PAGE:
We are not in control. Nature is, always has been, always will be.





Shivaree in the Judiths

shivaree noun
shiv·​a·​ree | \ ˌshi-və-ˈrē , ˈshi-və-ˌrē\
Definition of shivaree: a noisy mock serenade to a newly married couple. In 19th century rural America, a newly-married couple might be treated to a mock serenade, performed with pots, pans, homemade instruments, and other noisemakers. In much of the central U.S. and Canada, … it was called a “shivaree,” a loan from French charivari, which denotes the same folk custom in France. 

In 1989, my grandparents invited me to hunt deer with them in the Judith Mountains near Lewistown, Montana. My family had been hunting there since the 1950s and I grew up hearing dozens of stories about their hunts and the beautiful, historic area. Living a few hours away in Idaho at the time, I jumped at the chance to tag along.

Our family hunted on the Abbott Ranch on the eastern edge of the Judiths near the ghost town of Gilt Edge. The owners were direct descendants of “Teddy Blue” Abbott, who had come north from Texas on longhorn cattle drives. Abbott worked for Granville Stuart, a prominent Montana pioneer, on his ranch and eventually married his daughter. Teddy Blue’s memoir, We Pointed Them North, was published just before his death in 1939. Teddy Blue was a good friend of Charlie Russell as well as Calamity Jane.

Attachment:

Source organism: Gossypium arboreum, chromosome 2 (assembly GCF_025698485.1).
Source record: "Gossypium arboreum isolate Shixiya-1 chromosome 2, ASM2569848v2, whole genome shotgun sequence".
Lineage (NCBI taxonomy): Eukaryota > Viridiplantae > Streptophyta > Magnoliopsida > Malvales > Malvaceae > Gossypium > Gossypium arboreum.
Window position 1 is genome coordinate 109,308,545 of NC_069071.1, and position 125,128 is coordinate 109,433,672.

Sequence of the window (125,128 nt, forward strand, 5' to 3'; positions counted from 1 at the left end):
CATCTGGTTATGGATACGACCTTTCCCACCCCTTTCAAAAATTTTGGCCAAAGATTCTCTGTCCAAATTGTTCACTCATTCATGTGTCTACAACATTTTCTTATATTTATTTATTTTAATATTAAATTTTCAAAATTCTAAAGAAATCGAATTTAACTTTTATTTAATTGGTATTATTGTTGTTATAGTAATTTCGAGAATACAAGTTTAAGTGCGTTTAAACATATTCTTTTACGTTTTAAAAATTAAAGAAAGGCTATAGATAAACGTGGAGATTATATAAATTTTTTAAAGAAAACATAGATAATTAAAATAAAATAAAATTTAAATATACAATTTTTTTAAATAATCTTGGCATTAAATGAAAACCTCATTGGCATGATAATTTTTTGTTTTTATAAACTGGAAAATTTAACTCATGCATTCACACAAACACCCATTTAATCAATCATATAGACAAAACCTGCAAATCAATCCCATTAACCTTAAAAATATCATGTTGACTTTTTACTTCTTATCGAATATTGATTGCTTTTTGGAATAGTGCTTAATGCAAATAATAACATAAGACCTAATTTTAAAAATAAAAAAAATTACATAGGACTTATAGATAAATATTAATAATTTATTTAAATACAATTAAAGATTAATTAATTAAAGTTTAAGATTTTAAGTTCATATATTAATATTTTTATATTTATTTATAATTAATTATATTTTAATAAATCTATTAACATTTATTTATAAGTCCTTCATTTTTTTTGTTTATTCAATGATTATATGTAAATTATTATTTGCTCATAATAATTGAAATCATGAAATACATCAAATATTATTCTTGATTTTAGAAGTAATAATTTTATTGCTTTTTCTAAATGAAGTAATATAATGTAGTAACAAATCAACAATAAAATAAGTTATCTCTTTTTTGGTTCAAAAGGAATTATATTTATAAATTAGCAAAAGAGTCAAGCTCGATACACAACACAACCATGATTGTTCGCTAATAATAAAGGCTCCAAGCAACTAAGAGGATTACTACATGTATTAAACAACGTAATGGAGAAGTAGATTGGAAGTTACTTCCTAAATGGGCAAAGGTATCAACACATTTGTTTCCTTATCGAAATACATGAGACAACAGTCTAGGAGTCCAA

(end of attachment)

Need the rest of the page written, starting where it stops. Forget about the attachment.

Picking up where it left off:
I met Grandpa and Grandma, as well as Grandpa’s cousins Stan and Edwin Tuve, along with Edwin’s wife Marie, at the Lewistown VFW. Because I had run out of gas on the way, I was about 3 hours late and the party was on. Eventually, we made it out to the ranch and set up camp near the outbuildings.